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by M.G. Vassanji

The strength of M.G. Vassanji’s new novel, his first since 1994’s The Book of Secrets, is that it has the urgency of television news. That is its fatal weakness too, for like television news, it manages to be sensational while remaining curiously flat and unengaging. Perhaps that is the danger of event-based narrative.

The beginning, though, is promising. There are tantalizing mysteries – why is our hero alone and bewildered, what is the “instant of notoriety” he refers to, why does he suffer “the probing attentions of a certain representative of the law,” who are the three college-aged kids who have him under benign surveillance? And then we jump back to 1968.

Ramji, our hero, and his friend Sona are two scholarship students from Dar es Salaam plunged into the radical upheavals of 1960s America, and Vassanji is particularly good at delineating the delicate mixture of idealism and smug certainties that made the young people of the day so irritating and so appealing. He is also good at the plight (and pleasures) of the immigrant/innocent abroad in America’s careless affluence and benign amorality (Ramji loses his virginity to the cancer-afflicted wife of his American host family).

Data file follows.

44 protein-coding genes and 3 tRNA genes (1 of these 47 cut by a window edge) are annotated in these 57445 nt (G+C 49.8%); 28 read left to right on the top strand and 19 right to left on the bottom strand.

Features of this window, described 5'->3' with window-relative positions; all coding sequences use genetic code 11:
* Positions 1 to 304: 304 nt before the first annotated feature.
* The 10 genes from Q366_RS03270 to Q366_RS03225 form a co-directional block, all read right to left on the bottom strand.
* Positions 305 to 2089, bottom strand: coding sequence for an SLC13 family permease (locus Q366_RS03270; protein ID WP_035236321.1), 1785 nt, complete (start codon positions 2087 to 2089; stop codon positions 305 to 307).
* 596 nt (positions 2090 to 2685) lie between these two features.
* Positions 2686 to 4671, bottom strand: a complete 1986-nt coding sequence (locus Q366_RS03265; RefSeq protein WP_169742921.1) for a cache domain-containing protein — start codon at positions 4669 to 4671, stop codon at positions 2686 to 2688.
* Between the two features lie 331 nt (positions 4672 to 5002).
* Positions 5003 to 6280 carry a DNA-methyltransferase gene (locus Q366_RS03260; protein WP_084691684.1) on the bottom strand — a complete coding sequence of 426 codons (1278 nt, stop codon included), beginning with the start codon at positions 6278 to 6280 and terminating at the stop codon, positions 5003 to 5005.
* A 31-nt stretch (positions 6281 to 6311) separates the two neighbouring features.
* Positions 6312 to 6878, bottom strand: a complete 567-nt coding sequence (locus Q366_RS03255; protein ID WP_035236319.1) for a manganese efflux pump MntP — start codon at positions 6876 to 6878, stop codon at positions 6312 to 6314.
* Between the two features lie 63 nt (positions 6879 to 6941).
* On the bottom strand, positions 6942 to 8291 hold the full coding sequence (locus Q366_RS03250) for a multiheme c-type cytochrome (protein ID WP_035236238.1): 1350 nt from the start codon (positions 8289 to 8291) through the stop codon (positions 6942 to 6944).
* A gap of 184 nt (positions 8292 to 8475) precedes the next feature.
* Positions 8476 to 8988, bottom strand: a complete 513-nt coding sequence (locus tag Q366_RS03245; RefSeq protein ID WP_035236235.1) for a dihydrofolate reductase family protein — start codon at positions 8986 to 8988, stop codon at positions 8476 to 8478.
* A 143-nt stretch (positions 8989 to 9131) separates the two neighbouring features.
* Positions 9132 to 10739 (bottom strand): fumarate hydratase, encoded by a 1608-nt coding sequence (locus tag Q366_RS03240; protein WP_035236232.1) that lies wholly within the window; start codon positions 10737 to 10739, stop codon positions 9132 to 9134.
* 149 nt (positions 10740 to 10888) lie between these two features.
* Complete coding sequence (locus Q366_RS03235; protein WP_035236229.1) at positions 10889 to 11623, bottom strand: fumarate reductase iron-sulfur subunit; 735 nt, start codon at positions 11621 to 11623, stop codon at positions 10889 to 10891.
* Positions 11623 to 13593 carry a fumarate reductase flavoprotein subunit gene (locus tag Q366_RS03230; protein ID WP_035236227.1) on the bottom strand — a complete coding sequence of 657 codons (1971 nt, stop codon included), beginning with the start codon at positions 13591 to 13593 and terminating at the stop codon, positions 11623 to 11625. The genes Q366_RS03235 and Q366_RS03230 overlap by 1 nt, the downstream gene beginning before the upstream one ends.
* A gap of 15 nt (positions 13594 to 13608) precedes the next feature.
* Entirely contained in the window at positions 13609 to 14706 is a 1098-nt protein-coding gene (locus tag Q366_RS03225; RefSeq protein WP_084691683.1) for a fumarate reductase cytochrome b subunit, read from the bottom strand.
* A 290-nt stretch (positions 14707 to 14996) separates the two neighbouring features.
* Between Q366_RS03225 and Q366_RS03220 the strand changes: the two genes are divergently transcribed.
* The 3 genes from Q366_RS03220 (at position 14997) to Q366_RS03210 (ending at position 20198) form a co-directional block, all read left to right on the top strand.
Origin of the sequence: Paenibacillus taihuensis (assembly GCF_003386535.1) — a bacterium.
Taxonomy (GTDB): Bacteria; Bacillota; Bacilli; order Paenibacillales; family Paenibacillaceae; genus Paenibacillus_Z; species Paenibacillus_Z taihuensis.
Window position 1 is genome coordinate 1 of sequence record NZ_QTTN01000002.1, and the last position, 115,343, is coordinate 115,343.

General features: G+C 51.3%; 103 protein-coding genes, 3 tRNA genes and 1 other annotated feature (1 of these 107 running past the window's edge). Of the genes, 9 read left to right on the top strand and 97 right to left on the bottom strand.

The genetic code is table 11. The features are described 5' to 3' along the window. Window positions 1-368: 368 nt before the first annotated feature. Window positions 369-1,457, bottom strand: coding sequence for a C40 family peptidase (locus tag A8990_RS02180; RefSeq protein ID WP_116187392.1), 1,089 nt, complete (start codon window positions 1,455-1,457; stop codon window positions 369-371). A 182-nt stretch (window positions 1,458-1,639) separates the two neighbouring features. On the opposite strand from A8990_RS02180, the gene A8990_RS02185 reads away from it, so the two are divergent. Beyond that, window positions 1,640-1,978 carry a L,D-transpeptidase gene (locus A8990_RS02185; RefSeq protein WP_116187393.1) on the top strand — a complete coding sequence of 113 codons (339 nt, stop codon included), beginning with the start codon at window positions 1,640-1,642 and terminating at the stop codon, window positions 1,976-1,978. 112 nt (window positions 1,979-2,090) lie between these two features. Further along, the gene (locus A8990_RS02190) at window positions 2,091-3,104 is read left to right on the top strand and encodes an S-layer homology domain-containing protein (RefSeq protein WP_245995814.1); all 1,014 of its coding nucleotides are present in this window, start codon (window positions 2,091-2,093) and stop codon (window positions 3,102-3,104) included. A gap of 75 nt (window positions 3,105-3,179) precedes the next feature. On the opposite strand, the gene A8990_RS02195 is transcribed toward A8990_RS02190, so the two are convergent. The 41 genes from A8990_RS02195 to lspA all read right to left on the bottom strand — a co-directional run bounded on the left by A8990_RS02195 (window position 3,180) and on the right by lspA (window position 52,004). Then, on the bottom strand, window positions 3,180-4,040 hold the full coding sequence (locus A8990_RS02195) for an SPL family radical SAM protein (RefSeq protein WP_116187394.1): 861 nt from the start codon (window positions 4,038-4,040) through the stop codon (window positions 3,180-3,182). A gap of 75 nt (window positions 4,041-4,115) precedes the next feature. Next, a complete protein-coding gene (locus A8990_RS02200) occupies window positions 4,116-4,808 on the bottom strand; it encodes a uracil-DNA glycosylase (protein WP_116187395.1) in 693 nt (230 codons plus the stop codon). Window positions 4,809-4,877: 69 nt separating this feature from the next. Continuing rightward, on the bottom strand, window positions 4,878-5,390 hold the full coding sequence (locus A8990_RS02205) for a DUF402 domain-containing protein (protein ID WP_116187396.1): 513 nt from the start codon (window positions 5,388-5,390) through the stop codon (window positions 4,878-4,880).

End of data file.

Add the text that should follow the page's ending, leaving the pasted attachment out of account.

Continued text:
What Vassanji is not good at is making us care – about Ramji, about the woman he marries, the (different) woman he loves, the friends, the colleagues, and the politics that sweep him along to the very periphery of terrorism. It is Vassanji’s endlessly flat, one-thing-after-another style that distances us – the characters develop all the nuance and complexity of the people in a breaking news story. The frequently essay-ish tone (“But as subsequent events went on to prove…”) doesn’t help either.


Reviewer: Gerald Hannon

Publisher: McClelland & Stewart


Price: $34.99

Page Count: 384 pp

Format: Cloth

ISBN: 0-7710-8723-3

Released: Oct.

Issue Date: 1999-12

Categories: Fiction: Novels

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